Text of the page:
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I would like to change a camera's rotation and position from its current position and rotation to a destination position and rotation.

This should happen within a specific time (seconds).

I call this void "pRotateAndPosition" in each Public void Update().

However, I'm having trouble getting the 3rd argument for Lerp (time) correct.

Could anybody tell me where my mistake(s) are?

Thank you.

private void pRotateAndPosition()
{
    _TimeElapsed += (Time.deltaTime / TimeInSecondsInWhichWeWantToGetToFinalRotationAndPosition);

    if (_TimeElapsed >= TimeInSecondsInWhichWeWantToGetToFinalRotationAndPosition)
    {
        _StopCallingThisVoid = true;//don't call this anymore

        //set the final position and rotation in case we're not completely there yet
        _camera.transform.localRotation = Quaternion.Euler(goalRotation);
        _camera.transform.localPosition = goalPosition;
        return;
    }

    float fTime = _TimeElapsed;//absolutely not sure about this one

    _camera.transform.localRotation = Quaternion.Lerp(_camera.transform.localRotation, Quaternion.Euler(goalRotation), fTime);
    _camera.transform.localPosition = Vector3.Lerp(_camera.transform.localPosition, goalPosition, fTime);
}
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In addition to 'Alex F's answer:

You were handling the elapsed time badly. The stop condition was wrong in combination with how you were counting time.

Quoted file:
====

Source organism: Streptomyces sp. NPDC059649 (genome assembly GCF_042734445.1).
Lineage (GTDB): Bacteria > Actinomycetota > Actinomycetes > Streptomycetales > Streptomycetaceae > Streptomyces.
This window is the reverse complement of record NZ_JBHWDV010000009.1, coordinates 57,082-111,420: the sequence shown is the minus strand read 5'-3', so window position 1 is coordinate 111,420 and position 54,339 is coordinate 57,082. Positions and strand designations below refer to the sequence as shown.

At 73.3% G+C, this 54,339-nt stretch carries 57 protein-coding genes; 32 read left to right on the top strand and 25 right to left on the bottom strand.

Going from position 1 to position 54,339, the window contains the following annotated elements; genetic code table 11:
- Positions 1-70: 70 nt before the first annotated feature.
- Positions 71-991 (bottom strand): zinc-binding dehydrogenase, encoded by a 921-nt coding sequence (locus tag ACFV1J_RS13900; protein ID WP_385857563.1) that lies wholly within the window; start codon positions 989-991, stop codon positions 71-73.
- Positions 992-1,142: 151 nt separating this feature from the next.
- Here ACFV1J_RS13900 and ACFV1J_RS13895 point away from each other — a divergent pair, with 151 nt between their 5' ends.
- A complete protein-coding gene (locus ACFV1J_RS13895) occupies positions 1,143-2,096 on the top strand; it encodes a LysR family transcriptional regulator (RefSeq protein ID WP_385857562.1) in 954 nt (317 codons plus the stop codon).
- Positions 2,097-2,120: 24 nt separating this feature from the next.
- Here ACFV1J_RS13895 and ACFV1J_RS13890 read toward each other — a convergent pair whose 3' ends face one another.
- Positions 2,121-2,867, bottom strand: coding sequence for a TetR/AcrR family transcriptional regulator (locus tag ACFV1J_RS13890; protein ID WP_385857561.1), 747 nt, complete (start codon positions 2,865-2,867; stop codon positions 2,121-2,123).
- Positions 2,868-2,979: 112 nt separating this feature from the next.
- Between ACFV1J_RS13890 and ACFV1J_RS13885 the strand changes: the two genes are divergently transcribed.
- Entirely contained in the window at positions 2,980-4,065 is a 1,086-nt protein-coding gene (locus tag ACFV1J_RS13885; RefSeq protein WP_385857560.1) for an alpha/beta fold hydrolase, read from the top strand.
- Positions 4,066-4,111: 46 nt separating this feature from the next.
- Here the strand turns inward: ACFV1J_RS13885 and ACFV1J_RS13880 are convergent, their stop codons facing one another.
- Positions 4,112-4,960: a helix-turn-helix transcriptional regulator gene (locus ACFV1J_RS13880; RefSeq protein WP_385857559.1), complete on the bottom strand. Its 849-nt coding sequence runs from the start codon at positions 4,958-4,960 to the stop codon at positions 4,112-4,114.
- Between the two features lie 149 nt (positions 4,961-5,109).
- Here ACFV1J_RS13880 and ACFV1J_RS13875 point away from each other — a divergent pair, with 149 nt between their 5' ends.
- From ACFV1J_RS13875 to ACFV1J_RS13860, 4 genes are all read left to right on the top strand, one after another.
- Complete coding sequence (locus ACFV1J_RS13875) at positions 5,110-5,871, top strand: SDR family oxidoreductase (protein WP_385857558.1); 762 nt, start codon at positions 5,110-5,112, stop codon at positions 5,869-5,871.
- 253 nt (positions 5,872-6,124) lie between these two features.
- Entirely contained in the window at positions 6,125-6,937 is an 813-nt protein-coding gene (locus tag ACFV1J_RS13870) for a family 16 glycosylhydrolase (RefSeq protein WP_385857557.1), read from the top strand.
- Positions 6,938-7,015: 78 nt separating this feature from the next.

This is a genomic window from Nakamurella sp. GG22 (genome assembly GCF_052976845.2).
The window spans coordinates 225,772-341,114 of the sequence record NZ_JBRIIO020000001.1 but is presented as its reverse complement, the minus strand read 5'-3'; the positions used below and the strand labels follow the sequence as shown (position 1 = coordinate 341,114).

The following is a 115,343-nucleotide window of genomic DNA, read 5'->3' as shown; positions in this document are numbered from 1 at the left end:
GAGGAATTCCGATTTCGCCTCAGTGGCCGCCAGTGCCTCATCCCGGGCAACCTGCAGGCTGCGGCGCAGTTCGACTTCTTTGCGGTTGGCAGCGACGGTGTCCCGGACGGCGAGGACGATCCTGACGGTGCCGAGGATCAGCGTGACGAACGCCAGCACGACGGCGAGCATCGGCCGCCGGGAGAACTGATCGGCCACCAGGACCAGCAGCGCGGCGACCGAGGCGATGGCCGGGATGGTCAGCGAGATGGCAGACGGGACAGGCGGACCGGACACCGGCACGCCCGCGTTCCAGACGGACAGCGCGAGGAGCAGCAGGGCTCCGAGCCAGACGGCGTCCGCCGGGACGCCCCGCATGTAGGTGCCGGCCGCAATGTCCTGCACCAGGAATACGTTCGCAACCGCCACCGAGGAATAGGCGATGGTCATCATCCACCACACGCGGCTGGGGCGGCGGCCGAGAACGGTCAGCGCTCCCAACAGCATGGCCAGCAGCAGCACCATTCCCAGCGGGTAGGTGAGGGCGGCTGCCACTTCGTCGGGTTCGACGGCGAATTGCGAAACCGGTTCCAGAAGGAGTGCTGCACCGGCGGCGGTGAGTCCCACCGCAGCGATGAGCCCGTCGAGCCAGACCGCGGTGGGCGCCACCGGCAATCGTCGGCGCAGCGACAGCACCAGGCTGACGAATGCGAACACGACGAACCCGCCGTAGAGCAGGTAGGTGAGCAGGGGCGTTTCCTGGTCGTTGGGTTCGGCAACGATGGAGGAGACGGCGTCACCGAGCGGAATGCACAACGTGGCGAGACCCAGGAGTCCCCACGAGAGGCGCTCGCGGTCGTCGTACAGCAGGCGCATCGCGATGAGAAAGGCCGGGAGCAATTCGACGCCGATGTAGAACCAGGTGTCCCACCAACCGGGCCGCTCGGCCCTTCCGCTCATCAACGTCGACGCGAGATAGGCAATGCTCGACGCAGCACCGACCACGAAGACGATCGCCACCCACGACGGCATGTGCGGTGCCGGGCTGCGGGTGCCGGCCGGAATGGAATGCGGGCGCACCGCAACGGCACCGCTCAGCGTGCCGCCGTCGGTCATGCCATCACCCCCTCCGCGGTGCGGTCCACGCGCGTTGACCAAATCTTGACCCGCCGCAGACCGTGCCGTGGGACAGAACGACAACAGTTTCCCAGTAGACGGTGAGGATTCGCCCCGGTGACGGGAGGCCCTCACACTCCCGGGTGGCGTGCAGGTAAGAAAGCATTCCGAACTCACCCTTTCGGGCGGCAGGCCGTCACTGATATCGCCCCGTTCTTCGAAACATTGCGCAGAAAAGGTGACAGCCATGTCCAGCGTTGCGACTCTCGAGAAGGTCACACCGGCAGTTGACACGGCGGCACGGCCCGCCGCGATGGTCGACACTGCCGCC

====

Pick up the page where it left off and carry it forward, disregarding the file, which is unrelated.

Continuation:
Edit: You also need to save the position/rotation your camera has at the beginning of the Lerp action, otherwise you will not interpolate correctly! You can't just plug in the current position into the Lerp function again.

private void pRotateAndPosition()
{
    // Count the real elapsed time, not some scaled pseudo-time
    _TimeElapsed += Time.deltaTime;

    if (_TimeElapsed >= TimeInSecondsInWhichWeWantToGetToFinalRotationAndPosition)
    {
        _StopCallingThisVoid = true;//don't call this anymore

        //set the final position and rotation in case we're not completely there yet
        _camera.transform.localRotation = Quaternion.Euler(goalRotation);
        _camera.transform.localPosition = goalPosition;

        return;
    }

    // This will be (almost) zero at the beginning and ~1 when finished
    float fTime = _TimeElapsed / TimeInSecondsInWhichWeWantToGetToFinalRotationAndPosition;

    // The Lerp time should always be between 0 and 1. Time 0 gives you the start value, 1 the goal value, 0.5 is half-way between them.
    // Maybe the Slerp function looks smoother: https://en.wikipedia.org/wiki/Slerp Unity has this too
    _camera.transform.localRotation = Quaternion.Slerp(initialCameraRotation, Quaternion.Euler(goalRotation), fTime);
    _camera.transform.localPosition = Vector3.Lerp(initialCameraPosition, goalPosition, fTime);
}

You might want to try S(pherical)lerp with quaternions, just try out which one looks better to you.

For positions Lerp is the right choice, you want to move in a linear fashion most of the time.

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I think you are slightly confused about what Lerp does (although it's very possible that I just don't understand your code and what's calling it). It takes a starting configuration, an ending configuration, and another value. The other value simply tells you how far to go between the two configurations. Since that explanation is kind of confusing, here's an example. Let's say you're Lerping between 1 and 5 (using Mathf.Lerp). If the third argument is 0, you'll get 1, and if it's 1, you'll get 5. If it's 0.5, you'll get 3.

With that out of the way, here are some possible solutions to your problem.

  1. Coroutines: coroutines let you run a function alongside your main function. See the link for more information; looking at the first example, using f as the third argument to Lerp should achieve the effect you want (I'm assuming that you can modify the for loop).

  2. The other option that springs to mind is to emulate a coroutine inside your Update function, by using a private variable to store how far along you are in the Lerp.

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